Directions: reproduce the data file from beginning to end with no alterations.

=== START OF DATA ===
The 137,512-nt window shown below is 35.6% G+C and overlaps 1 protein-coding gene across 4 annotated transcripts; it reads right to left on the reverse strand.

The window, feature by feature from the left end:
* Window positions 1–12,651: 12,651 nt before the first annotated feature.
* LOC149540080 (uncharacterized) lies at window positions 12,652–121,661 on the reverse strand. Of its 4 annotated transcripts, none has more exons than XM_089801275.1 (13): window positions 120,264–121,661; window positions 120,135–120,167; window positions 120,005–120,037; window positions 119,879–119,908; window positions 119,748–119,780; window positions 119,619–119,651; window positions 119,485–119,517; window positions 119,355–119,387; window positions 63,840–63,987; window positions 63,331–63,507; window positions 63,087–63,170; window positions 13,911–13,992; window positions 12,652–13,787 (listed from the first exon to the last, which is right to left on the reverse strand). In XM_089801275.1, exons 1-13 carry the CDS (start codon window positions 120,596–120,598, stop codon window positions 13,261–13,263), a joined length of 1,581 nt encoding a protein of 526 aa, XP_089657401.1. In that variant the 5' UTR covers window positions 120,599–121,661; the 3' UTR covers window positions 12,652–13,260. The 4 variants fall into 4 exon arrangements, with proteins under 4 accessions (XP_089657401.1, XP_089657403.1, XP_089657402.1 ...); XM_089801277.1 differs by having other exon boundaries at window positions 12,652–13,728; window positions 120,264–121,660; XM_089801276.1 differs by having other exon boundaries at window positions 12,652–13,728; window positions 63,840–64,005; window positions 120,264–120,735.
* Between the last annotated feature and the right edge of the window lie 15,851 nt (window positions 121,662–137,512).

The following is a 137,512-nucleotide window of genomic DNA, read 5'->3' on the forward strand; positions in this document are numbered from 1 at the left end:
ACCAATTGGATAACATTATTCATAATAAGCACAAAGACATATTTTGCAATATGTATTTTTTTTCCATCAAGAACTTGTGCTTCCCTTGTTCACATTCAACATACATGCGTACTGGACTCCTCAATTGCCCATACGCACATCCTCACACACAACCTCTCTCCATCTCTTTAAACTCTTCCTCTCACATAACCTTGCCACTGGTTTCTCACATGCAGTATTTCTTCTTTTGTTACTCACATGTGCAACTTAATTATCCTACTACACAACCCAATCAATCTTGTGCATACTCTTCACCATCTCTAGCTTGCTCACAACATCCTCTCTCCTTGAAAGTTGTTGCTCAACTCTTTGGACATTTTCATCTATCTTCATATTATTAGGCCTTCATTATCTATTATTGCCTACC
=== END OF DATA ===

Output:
The 137,512-nt window shown below is 35.6% G+C and overlaps 1 protein-coding gene across 4 annotated transcripts; it reads right to left on the reverse strand.

The window, feature by feature from the left end:
* Window positions 1–12,651: 12,651 nt before the first annotated feature.
* LOC149540080 (uncharacterized) lies at window positions 12,652–121,661 on the reverse strand. Of its 4 annotated transcripts, none has more exons than XM_089801275.1 (13): window positions 120,264–121,661; window positions 120,135–120,167; window positions 120,005–120,037; window positions 119,879–119,908; window positions 119,748–119,780; window positions 119,619–119,651; window positions 119,485–119,517; window positions 119,355–119,387; window positions 63,840–63,987; window positions 63,331–63,507; window positions 63,087–63,170; window positions 13,911–13,992; window positions 12,652–13,787 (listed from the first exon to the last, which is right to left on the reverse strand). In XM_089801275.1, exons 1-13 carry the CDS (start codon window positions 120,596–120,598, stop codon window positions 13,261–13,263), a joined length of 1,581 nt encoding a protein of 526 aa, XP_089657401.1. In that variant the 5' UTR covers window positions 120,599–121,661; the 3' UTR covers window positions 12,652–13,260. The 4 variants fall into 4 exon arrangements, with proteins under 4 accessions (XP_089657401.1, XP_089657403.1, XP_089657402.1 ...); XM_089801277.1 differs by having other exon boundaries at window positions 12,652–13,728; window positions 120,264–121,660; XM_089801276.1 differs by having other exon boundaries at window positions 12,652–13,728; window positions 63,840–64,005; window positions 120,264–120,735.
* Between the last annotated feature and the right edge of the window lie 15,851 nt (window positions 121,662–137,512).

The following is a 137,512-nucleotide window of genomic DNA, read 5'->3' on the forward strand; positions in this document are numbered from 1 at the left end:
ACCAATTGGATAACATTATTCATAATAAGCACAAAGACATATTTTGCAATATGTATTTTTTTTCCATCAAGAACTTGTGCTTCCCTTGTTCACATTCAACATACATGCGTACTGGACTCCTCAATTGCCCATACGCACATCCTCACACACAACCTCTCTCCATCTCTTTAAACTCTTCCTCTCACATAACCTTGCCACTGGTTTCTCACATGCAGTATTTCTTCTTTTGTTACTCACATGTGCAACTTAATTATCCTACTACACAACCCAATCAATCTTGTGCATACTCTTCACCATCTCTAGCTTGCTCACAACATCCTCTCTCCTTGAAAGTTGTTGCTCAACTCTTTGGACATTTTCATCTATCTTCATATTATTAGGCCTTCATTATCTATTATTGCCTACC